Black Womxn Authors, Library of Congress and MarcXML (Part 1)

This adventure started innocently enough with the 2017 Womxn of Color Reading Challenge by Der Vang. As an “older” White male Southerner working in technology, I don’t encounter works by womxn of color unless it is intentional.

The first book, “A book that became a movie,” was easy. I read the deeply moving Beloved by Toni Morrison. I recommend reading a non-critical edition before you read a critical one. Let Morrison speak for herself before you read others offering their views on the story.

The second book, “A book that came out the year you were born,” have proven to be more difficult. Far more difficult. You see I think Der Vang was assuming a reading audience younger than I am, for which womxn of color authors would not be difficult to find. That hasn’t proven to be the case for me.

I searched the usual places but likely collections did not denote an author’s gender or race. The Atlanta-Fulton Public Library reference service came riding to the rescue after I had exhausted my talents with this message:

‘Attached is a “List of Books Published by Negro Writers in 1954 and Late 1953” (pp. 10-12) by Blyden Jackson, IN β€œThe Blithe Newcomers: Resume of Negro Literature in 1954: Part I,” Phylon v.16, no.1 (1st Quarter 1955): 5-12, which has been annotated with classifications (Biography) or subjects (Poetry). Thirteen are written by women; however, just two are fiction. The brief article preceding the list does not mention the books by the women novelists–Elsie Jordan (Strange Sinner) or Elizabeth West Wallace (Scandal at Daybreak). No Part II has been identified. And AARL does not own these two. Searching AARL holdings in Classic Catalog by year yields seventeen by women but no fiction. Most are biographies. Two is better than none but not exactly a list.

A Celebration of Women Writers – African American Writers (http://digital.library.upenn.edu/women/_generate/
AFRICAN%20AMERICAN.html
) seems to have numerous [More Information] links which would possibly allow the requestor to determine the 1954 novelists among them.’
(emphasis in original)

Using those two authors/titles as leads, I found in the Library of Congress online catalog:

https://lccn.loc.gov/54007603
Jordan, Elsie. Strange sinner / Elsie Jordan. 1st ed. New York : Pageant, c1954.
172 p. ; 21 cm.
PZ4.J818 St

https://lccn.loc.gov/54012342
Wallace, Elizabeth West. [from old catalog] Scandal at daybreak. [1st ed.] New York, Pageant Press [1954]
167 p. 21 cm.
PZ4.W187 Sc

Checking elsewhere, both titles are out of print, although I did see one (1) copy of Elise Jordan’s Strange Sinner for $100. I think I have located a university with a digital scan but will have to report back on that later.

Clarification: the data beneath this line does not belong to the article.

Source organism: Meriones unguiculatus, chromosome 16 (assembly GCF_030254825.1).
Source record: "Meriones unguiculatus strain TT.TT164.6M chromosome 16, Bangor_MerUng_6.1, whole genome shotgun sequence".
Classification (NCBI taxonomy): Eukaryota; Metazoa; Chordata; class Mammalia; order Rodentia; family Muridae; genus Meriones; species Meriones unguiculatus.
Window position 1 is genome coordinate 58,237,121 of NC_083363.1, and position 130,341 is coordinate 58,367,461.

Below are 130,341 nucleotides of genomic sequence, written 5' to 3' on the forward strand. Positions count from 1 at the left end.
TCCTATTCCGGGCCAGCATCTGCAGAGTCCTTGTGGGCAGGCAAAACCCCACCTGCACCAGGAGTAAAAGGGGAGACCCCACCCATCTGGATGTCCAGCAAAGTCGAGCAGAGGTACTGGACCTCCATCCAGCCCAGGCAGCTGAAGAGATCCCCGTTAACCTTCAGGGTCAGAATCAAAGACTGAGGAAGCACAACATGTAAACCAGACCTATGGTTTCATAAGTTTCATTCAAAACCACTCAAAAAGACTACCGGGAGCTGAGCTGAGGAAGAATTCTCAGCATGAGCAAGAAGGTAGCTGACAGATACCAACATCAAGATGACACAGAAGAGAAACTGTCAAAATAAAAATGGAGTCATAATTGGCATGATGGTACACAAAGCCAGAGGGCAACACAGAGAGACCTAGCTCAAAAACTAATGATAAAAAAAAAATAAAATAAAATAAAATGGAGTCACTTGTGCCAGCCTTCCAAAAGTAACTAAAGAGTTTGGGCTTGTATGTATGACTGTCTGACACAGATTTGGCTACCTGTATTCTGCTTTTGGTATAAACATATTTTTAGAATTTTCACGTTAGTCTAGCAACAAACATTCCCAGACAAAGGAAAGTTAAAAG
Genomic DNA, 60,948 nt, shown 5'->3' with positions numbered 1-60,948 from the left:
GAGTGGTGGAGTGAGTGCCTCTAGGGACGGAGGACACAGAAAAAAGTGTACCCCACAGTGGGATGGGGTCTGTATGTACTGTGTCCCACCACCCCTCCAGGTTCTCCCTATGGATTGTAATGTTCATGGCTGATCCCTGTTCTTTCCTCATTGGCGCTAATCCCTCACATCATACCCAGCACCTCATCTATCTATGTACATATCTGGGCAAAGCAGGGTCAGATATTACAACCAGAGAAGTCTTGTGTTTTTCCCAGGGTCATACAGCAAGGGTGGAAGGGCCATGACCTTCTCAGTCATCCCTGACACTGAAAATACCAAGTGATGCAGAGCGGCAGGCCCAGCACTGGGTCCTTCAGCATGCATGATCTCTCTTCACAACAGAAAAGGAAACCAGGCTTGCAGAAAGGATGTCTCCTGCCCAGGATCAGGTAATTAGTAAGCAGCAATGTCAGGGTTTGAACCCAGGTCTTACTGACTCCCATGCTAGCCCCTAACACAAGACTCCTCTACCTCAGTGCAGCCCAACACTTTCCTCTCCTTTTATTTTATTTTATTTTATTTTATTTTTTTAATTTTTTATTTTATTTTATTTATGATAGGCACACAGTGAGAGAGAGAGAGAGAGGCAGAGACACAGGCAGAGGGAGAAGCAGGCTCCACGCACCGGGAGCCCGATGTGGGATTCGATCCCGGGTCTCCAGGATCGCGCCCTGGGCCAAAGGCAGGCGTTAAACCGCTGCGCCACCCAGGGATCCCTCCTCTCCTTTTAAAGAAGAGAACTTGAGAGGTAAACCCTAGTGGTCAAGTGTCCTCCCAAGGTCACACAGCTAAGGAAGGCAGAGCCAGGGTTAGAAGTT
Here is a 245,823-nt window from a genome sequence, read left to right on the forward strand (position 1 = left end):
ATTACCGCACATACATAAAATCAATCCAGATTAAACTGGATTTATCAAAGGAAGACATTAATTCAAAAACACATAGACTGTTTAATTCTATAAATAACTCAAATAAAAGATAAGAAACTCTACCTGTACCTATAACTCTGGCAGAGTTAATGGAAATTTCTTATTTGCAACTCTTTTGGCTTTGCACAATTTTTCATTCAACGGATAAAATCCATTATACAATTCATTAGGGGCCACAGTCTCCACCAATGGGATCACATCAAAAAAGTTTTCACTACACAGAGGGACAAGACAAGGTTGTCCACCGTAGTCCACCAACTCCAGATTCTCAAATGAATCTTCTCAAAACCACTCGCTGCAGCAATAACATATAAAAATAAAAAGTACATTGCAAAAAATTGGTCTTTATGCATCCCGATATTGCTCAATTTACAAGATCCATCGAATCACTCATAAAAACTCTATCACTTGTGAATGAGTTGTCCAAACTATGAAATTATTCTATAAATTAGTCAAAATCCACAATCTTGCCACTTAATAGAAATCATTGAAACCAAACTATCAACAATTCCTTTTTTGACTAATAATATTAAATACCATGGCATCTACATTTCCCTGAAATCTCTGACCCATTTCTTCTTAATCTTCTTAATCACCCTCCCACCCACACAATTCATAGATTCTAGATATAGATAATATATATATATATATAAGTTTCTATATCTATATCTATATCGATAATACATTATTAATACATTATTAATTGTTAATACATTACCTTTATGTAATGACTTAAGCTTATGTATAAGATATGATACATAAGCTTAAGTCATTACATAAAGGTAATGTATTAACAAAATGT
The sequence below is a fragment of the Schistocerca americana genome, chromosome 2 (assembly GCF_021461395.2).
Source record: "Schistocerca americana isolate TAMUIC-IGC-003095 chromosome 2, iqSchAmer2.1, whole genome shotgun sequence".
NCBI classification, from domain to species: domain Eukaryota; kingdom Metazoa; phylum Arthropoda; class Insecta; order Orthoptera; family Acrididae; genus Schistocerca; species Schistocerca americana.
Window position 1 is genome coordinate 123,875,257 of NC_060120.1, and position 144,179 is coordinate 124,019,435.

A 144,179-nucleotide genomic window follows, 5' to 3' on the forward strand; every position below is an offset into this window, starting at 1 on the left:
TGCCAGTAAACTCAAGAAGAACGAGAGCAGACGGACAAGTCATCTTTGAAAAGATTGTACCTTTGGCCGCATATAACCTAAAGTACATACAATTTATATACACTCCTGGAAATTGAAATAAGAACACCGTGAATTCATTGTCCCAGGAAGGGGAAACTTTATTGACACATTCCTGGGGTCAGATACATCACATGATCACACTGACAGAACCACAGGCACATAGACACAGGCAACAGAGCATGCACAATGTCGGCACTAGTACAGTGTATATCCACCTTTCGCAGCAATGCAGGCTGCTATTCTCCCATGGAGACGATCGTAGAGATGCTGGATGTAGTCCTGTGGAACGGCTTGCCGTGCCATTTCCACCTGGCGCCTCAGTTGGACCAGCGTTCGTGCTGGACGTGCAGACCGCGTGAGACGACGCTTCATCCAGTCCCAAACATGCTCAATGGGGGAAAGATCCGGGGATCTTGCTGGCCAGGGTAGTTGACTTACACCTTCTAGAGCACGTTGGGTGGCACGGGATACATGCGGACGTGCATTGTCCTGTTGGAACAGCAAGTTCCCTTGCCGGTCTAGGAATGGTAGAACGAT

Since both Jordan and Wallace published with Pageant Press the same year, I reasoned that other womxn of color may have also published with them and that could lead me to more accessible works.

Experienced librarians are no doubt already grinning because if you search for “Pageant Press,” with the Library of Congress online catalog, you get 961 “hits,” displayed 25 “hits” at a time. Yes, you can set the page to return 100 “hits at a time, but not while you have sort by date of publication selected. πŸ™

That is you can display 100 “hits” per page in no particular order, or, you can display the “hits” in date of publication order, but only 25 “hits” at a time. (Or at least that was my experience, please correct me if that’s wrong.)

But, with the 100 “hits” per page, you can “save as,” but only as Marc records, Unicode (UTF-8) or not. No MarcXML format.

In the response to my query about the same, the response from the Library of Congress reads:

At the moment we have no plans to provide an option to save search results as MARCXML. We will consider it for future development projects.

I can understand that in the current climate in Washington but a way to convert Marc records to the easier (in my view) to manipulate MarcXMLformat, would be a real benefit to readers and researchers alike.

Fortunately there is a solution, MarcEdit.

From the webpage:

This LibGuide attempts to document the features of MarcEdit, which was developed by Terry Reese. It is open source software designed to facilitate the harvesting, editing, and creation of MARC records. This LibGuide was adapted from a standalone document, and while the structure of the original document has been preserved in this LibGuide, it is also available in PDF form at the link below. The original documentation and this LibGuide were written with the idea that it would be consulted on an as-needed basis. As a result, the beginning steps of many processes may be repeated within the same page or across the LibGuide as a whole so that users would be able to understand the entire process of implementing a function within MarcEdit without having to consult other guides to know where to begin. There are also screenshots that are repeated throughout, which may provide a faster reference for users to understand what steps they may already be familiar with.

Of course, installing MarcEdit on Ubuntu, isn’t a straightforward task. But I have 961 Marc records and possibly more that would be very useful in MarcXML. Tomorrow I will document the installation steps I followed with Ubuntu 16.04.

PS: I’m not ignoring the suggested A Celebration of Women Writers – African American Writers (http://digital.library.upenn.edu/women/_generate/
AFRICAN%20AMERICAN.html)
. But I have gotten distracted by the technical issue of how to convert all the holdings at the Library of Congress for a publisher into MarcXML. Suggestions on how to best use this resource?

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